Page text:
This story originally appeared in Mile High Sports Magazine. Read the full digital edition.

What’s the point of a point guard?

Even though basketball revolves around scoring, and even with the scoring prowess displayed by Prentiss Nixon, he knows his importance lies more in facilitating his teammates than filling up the hoop.

“I can score; that’s not a problem,” Nixon, the junior point guard and blossoming star of the Colorado State men’s basketball team said after his team’s first practice in early October. “Scoring is not my issue. But, playmaking is something I really focus on now.”

Nixon took a giant leap forward last year, especially on the scoring end, but his junior year promises to be his best yet.

Before diving into what this season means for Nixon and the Rams, though, it’s important to look backwards to fully appreciate his growth.

As a freshman, he forced his way onto the hardwood with pure grit and determination – diving over the scorer’s table to save a ball while sacrificing his own body, and taking more charges than one can count – but he still wasn’t comfortable on the court in Fort Collins.

“My freshman year, times weren’t always good,” Nixon explained. “There were games I never played. There were games I played 30 minutes. And I eventually ended up starting at the end of the season. It just tells a lot about me and my story about how I persevered through any tough times.”

That year, it was John Gillon running the point for Colorado State, a similar score-first, pass-second guard in his junior year who had all the pressure of handling the ball as well as leading a team put on his shoulders by head coach Larry Eustachy. 2015-16 was somewhat of a transitional season and the team struggled to keep themselves above the .500 mark, finishing 18-16.

Gillon – who bared the brunt of Eustachy’s intense pressure on the Moby Arena hardwood almost every night – decided to leave for greener pastures, graduating and transferring to Syracuse of the ACC, thus opening the door for Nixon to take the reins for the Rams.

As CSU’s starting point guard, Nixon wasn’t just finding his footing as one of the team’s most-important players; he was feeling out the new makeup of the team, as well. Early in the 2016-17 season, the Rams were lost on defense – the staple of Eustachy’s teams over his 26-year coaching career – due to a great influx of talent and still-developing chemistry. The only consistent presence on the defensive end was Nixon, constantly jumping in front of charges and forcing turnovers back in the Rams’ direction.

“I’ve been taking charges since a young age,” Nixon said of the aspect of his defense he takes pride in most. “I know when someone’s going to pick the ball up and keep going. I just, you know, take it in the chest. I played football, so contact is not a problem for me. It helps me.”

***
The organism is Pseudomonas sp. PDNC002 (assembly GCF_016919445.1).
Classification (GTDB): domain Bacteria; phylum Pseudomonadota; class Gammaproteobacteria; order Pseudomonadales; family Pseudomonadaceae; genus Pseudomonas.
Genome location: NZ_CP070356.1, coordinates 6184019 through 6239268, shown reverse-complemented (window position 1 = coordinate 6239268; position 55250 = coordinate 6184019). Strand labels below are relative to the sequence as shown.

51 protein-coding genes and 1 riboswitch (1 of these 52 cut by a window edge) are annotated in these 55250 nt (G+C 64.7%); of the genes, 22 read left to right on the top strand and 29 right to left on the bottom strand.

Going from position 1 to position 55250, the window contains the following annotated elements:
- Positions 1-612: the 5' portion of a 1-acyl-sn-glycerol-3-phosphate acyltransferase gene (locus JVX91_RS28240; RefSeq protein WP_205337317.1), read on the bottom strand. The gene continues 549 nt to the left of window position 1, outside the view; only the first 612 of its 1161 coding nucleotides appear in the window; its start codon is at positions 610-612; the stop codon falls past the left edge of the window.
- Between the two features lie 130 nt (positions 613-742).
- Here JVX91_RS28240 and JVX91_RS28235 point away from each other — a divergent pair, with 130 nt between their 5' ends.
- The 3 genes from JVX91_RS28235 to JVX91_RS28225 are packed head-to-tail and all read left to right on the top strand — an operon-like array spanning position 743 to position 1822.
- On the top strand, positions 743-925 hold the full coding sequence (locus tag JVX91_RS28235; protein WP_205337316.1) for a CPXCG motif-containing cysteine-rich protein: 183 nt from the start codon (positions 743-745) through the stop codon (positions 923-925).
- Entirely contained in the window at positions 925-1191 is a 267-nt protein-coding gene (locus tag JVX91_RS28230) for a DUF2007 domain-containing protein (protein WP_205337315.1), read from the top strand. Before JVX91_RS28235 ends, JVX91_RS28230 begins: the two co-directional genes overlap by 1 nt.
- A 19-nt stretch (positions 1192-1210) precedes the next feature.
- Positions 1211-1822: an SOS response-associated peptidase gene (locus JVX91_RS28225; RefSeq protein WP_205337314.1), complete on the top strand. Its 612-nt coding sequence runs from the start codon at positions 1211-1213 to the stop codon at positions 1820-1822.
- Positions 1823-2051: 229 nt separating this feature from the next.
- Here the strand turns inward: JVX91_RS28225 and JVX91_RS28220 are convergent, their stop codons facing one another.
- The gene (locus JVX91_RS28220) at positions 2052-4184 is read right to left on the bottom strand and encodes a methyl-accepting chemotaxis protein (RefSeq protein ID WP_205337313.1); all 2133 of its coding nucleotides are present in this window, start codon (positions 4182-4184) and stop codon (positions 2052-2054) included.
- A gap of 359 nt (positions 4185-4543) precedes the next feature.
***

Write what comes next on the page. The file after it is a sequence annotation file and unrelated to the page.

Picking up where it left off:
Those charges are huge momentum swings in games, reversing a could-be score and not only giving CSU the ball back, but giving the opponent a personal foul, too.

CSU struggled on both ends of the court early last season, losing to lesser teams at times, but the stalwart Rams kept fighting, even through one of the most-noteworthy off-court seasons in CSU hoops history.

First, three of the Rams’ key backups were declared academically ineligible, leaving the green and gold with seven players, eight when they allowed walk-on Juan Sabino II to join the squad. Then, there was the near postgame fight between Emmanuel Omogbo – the team’s heart and soul – and New Mexico assistant coaches outside Moby in mid-January. As if that wasn’t dramatic enough, the Fort Collins Coloradoan reported what was described as a “culture of fear” at CSU. While the school and Eustachy had already sought solutions including anger-management counseling, the story became national news.

Still, though all that drama, the Rams kept fighting, going on an improbable, sensational stretch run that included multiple buzzer-beaters, court-stormings, dancing by Eustachy with his team at center court and much more.

“My personal favorite moment was at SDSU,” Nixon said, picking a moment from last season that wasn’t about himself, but featured former Rams star Gian Clavell. “I was playing terrible. I had two points with 10 minutes to go in the second half. I couldn’t buy a bucket. But, at the end of the day, Gian was cookin’; he was hot. We hadn’t won a game at San Diego State in a long time. That game was huge for us. That really just sparked everything and got us going. Gian put up, what 38, with the game-winner? He put the team on his back.”

Time and time again, Clavell carried the Rams to victory last year. They went 10-2 over their last 12 games to finish with 24 victories. The “Magnificent 7” won seven straight games during that stretch, including Nixon’s buzzer-beating 3-pointer to knock off rival Wyoming, which was followed with a near sell-out crowd rushing the court to dance with the players.